My misunderstanding of the practice of repugnance


Please, I would like to clear up some misunderstandings I have about AN 4.163.

AN 4:163 talks about a practice where the monk perceives the repugnance of certain things.
However, I find this practice strange because I don’t feel that it’s based on an objective perception of things as they are, but rather consists of superimposing the label of “repugnance” on things, when in truth, things are in themselves neither repugnant nor non-repugnant, they simply are what they are, repugnance is just a state of mind that we project onto things.
So why should we develop this? Wouldn’t it be better to develop a simple, objective understanding of things, ridding ourselves of the labels we attach to things?

I suppose some people would say that repugnance can help to reduce attachment to sensual objects, and is therefore useful.
This is true, but it also seems that if the aversion is too strong, repugnance to the body can make you want to commit suicide when you see what a disgusting organic mess our bodies are.

Also, this sutta explains that the practice of repugnance is a painful one. So, if I understand correctly, the fact that this practice produces a painful feeling is not an obstacle to awakening?

Thanks in advance

May all beings perfect sila

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The standard answer I’ve seen repeated over the years is that the practice is an advanced practice for some advanced monastics only.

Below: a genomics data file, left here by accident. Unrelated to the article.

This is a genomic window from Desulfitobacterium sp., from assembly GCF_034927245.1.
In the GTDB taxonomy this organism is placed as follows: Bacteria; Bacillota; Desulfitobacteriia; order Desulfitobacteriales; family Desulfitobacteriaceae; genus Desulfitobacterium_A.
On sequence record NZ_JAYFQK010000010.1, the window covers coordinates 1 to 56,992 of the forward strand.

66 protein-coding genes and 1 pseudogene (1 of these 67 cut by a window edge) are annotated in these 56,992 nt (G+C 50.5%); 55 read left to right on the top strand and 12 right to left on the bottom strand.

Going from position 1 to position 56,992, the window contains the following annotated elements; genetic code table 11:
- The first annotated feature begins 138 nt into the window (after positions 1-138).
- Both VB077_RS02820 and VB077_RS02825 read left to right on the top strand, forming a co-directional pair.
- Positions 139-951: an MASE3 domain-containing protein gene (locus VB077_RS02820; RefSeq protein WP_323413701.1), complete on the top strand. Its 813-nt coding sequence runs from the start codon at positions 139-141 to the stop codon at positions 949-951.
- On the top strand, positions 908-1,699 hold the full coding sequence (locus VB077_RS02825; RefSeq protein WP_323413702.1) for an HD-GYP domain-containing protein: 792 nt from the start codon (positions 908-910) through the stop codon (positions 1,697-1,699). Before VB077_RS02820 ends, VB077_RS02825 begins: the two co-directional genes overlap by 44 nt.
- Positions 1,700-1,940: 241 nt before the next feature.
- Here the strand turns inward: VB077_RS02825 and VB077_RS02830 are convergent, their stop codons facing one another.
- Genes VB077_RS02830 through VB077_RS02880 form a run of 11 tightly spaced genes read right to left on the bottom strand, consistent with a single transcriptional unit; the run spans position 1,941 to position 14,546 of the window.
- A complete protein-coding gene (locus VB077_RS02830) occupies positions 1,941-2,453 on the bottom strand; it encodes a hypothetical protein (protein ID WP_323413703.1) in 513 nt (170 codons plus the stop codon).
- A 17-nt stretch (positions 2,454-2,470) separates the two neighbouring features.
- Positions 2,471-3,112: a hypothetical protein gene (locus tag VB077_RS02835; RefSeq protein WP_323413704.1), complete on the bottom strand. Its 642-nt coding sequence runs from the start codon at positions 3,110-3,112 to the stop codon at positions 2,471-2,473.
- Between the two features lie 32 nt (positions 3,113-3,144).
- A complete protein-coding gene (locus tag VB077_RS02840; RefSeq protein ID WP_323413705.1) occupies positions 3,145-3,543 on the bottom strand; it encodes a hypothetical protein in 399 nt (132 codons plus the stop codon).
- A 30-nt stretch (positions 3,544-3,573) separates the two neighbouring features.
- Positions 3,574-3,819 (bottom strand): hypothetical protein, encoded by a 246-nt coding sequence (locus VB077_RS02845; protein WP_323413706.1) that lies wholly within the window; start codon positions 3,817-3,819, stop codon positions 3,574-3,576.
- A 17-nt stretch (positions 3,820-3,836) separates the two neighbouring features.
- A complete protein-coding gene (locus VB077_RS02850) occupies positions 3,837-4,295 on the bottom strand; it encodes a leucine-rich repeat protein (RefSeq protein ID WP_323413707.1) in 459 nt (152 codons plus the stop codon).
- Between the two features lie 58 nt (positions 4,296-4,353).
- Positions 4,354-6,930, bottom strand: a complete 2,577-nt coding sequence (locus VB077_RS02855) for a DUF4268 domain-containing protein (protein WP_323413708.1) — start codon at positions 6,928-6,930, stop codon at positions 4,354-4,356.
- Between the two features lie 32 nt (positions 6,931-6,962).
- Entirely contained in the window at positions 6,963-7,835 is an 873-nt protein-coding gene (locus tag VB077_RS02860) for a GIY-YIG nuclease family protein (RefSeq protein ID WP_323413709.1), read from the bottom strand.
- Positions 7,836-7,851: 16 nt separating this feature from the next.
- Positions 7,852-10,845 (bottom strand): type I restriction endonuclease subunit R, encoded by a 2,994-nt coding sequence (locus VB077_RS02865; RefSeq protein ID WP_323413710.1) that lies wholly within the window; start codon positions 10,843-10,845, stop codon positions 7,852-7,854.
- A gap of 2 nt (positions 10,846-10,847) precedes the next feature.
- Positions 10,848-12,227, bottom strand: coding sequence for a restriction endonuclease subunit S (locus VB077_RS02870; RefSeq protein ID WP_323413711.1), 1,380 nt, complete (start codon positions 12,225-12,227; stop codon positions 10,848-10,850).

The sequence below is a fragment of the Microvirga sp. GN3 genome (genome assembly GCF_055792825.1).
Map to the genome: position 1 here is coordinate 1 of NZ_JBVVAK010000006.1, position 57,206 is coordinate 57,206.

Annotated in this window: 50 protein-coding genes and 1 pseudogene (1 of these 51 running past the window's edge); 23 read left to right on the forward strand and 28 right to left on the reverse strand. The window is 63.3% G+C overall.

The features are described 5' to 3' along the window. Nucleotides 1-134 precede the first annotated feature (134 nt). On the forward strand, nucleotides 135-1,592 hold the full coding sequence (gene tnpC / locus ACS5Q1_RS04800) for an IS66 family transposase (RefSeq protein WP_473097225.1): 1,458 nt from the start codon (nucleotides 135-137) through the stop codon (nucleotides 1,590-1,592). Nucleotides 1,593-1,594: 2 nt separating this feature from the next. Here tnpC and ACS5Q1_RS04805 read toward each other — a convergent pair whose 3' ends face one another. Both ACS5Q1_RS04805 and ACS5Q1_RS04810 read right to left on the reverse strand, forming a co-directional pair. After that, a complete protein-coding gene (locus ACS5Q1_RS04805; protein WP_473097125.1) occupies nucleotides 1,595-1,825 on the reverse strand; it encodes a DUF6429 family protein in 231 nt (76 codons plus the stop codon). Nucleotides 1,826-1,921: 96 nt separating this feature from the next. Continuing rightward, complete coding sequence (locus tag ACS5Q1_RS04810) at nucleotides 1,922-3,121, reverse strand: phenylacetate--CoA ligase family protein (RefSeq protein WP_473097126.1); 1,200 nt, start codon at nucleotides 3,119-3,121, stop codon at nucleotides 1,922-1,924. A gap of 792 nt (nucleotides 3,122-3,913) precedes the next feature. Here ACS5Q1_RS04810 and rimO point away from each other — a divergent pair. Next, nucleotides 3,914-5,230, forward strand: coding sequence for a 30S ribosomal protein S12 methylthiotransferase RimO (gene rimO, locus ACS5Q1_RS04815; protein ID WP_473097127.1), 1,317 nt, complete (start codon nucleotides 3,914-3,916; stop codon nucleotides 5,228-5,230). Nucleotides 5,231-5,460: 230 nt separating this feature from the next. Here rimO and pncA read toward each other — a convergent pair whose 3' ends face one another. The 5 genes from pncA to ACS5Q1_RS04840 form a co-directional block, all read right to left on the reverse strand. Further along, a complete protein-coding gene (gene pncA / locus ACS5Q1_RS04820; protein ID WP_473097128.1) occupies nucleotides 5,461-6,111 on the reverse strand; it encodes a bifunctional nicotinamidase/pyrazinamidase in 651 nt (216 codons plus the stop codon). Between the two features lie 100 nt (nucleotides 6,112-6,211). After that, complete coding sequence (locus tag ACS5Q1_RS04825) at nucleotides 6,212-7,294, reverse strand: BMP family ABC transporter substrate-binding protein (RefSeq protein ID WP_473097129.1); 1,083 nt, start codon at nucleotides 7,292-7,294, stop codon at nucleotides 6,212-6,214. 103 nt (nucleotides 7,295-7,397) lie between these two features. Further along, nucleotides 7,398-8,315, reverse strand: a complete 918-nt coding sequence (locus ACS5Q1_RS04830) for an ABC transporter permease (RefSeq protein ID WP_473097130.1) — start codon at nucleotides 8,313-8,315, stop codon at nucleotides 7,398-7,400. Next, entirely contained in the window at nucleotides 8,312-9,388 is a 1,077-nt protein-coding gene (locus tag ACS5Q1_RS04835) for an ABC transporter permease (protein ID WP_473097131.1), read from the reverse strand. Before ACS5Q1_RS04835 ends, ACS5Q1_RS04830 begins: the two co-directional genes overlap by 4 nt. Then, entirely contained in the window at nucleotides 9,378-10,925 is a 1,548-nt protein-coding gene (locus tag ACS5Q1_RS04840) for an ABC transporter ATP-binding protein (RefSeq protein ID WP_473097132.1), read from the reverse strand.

I found this in my notes:

SN 54.9: Vesālīsutta : At Vesali

A bunch of monastics independently decided to practice the repugnance meditation. They got so down and out from it that they committed suicide. When the Buddha heard about it he switched the survivors to anapanasati meditation.


Perhaps your issue is in the translation “repugnance” for paṭikūla. I prefer to translate it as “repulsiveness”, which is also how Aj Sujato translates it (now).

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But this is what the Buddha is actually teaching. When we see deeply into the three characteristics, we directly know the inherent dukkha of all conditional things/experiences.
SN12.125: “Whatever arises and ceases is only dukkha arising and ceasing. This is how right view is defined.”
SN 22.15: “What’s impermanent is suffering.”
Snp 3.12: “All the suffering that originates is caused by consciousness.; With the cessation of consciousness, there is no origination of suffering.

Due to this, the mind naturally develops nibbidā (often translated as disenchantment or disappointment with the conditional) → virāga (dispassion, fading away) → vimutti, (liberation from dukkha).
MN 128: ‘My freedom is unshakable; this is my last rebirth; now there are no more future lives.’”

In other words, if one deeply wishes to be free from all dukkha, one has to gradually practice to give up the habits of craving and grasping for anything, including sensual experiences.

As usual, habits can die hard, so there’s psychological resistance: “But why do I have to let go and give up attachments to things?” The Buddha said when he began to seek a way out of dukkha that his heart didn’t leap at this, (sorry, can’t recall the exact sutta citation now).

Without releasing the grip of “things” and experiences on the mind via clinging and craving, there’s no way out of the cycle of rebirth and samsāra. Citation: hundreds of other suttas. :slightly_smiling_face:


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Interesting, thank you Bhante, but don’t you feel that qualifying things as repulsive is also a way of arbitrarily labeling them, since things are not in themselves repulsive, but it’s the passions and desires of our mind that make them repulsive?

Interesting, your post has already cleared up a lot of my misunderstanding.